The first examples of flexible polyhedra, now called Bricard's octahedra, were discovered by . They are self-intersecting surfaces isometric to an octahedron. The first example of a non-self-intersecting surface in R3, the Connelly sphere, was discovered by .
In the late 1970's Connelly and D. Sullivan formulated the Bellows conjecture stating that the volume of a flexible polyhedron is invariant under flexing. This conjecture was proved for polyhedra homeomorphic to a sphere by using elimination theory, and then proved for general orientable 2-dimensional polyhedral surfaces by .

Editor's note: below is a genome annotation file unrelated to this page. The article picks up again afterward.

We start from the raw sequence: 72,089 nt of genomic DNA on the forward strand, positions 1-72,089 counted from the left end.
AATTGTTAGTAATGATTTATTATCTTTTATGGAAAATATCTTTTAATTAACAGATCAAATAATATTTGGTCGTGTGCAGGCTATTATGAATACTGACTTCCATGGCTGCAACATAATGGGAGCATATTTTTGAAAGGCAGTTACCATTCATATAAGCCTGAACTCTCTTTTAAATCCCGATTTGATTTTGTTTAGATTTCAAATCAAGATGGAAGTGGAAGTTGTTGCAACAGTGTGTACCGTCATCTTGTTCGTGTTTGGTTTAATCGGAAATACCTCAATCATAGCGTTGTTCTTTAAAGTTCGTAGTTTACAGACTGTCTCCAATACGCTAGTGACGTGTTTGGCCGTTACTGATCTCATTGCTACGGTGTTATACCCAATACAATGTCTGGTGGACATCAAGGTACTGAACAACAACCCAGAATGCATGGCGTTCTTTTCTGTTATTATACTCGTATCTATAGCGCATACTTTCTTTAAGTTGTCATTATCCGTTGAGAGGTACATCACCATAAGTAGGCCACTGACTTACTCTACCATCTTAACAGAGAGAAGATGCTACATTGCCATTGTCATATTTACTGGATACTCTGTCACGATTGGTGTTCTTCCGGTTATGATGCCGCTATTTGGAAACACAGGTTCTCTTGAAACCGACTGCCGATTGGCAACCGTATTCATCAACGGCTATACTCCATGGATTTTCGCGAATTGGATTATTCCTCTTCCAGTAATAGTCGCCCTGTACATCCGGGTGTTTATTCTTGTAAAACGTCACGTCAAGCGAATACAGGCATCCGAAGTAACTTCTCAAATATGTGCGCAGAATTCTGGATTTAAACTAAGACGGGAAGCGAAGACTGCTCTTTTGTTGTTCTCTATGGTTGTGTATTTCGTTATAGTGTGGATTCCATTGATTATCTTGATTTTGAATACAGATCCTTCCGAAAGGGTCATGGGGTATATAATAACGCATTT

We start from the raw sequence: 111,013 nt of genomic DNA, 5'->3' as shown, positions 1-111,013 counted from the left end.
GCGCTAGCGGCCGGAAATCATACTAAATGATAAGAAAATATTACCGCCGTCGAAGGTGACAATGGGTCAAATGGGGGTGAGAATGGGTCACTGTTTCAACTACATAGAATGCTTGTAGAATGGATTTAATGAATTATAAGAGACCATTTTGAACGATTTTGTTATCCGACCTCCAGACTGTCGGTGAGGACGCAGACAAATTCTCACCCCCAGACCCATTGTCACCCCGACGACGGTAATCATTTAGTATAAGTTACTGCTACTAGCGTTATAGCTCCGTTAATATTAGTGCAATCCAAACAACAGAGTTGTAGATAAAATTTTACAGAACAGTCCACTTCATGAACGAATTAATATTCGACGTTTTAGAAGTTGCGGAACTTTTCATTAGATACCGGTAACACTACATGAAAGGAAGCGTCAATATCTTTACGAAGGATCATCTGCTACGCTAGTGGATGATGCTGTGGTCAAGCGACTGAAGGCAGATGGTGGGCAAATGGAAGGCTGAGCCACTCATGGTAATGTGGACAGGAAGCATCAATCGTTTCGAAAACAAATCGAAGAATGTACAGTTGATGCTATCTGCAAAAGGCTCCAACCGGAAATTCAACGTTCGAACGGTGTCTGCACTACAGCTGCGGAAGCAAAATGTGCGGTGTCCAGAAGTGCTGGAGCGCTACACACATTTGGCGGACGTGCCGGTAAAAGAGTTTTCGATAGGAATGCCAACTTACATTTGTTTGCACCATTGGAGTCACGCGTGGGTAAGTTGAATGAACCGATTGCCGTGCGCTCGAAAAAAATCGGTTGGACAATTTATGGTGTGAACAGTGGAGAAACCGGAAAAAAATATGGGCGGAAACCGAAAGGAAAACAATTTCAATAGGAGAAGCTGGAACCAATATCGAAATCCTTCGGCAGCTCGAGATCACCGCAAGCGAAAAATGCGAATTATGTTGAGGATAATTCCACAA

Connelly conjectured that the Dehn invariant of a flexible polyhedron is invariant under flexing. If this is true then it would lead to a scissor congruence under flexing for the volume together with the Dehn invariant. The special case of mean curvature has been proved by Ralph Alexander.
Polyhedra can bend but not breathe. (new mathematical proof shows that polyhedra must keep their volume constant while moving)
Mar 13, 1998; Anyone who has made an origami crane knows the delight and wonderment of conjuring a moving creature from the static geometry of...